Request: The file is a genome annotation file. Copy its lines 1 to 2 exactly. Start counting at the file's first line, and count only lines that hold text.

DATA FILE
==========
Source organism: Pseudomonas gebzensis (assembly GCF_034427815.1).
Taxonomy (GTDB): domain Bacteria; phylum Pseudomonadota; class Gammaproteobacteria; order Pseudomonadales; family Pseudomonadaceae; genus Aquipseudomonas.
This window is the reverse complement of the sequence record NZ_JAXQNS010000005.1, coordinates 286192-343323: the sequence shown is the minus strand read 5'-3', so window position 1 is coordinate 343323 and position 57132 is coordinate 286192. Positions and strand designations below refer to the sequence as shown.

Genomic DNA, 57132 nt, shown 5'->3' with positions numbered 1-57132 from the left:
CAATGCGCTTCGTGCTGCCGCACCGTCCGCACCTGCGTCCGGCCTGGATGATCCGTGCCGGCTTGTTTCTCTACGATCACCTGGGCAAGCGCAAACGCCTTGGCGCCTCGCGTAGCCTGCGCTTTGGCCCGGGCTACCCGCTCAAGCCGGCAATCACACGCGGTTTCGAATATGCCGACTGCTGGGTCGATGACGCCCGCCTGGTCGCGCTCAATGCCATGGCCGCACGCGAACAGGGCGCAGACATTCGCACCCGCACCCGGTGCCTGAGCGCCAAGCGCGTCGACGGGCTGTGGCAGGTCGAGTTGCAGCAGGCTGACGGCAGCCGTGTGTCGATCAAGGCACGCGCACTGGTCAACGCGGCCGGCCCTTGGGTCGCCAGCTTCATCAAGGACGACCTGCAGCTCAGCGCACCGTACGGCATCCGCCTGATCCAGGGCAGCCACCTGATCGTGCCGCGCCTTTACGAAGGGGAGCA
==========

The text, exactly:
Source organism: Pseudomonas gebzensis (assembly GCF_034427815.1).
Taxonomy (GTDB): domain Bacteria; phylum Pseudomonadota; class Gammaproteobacteria; order Pseudomonadales; family Pseudomonadaceae; genus Aquipseudomonas.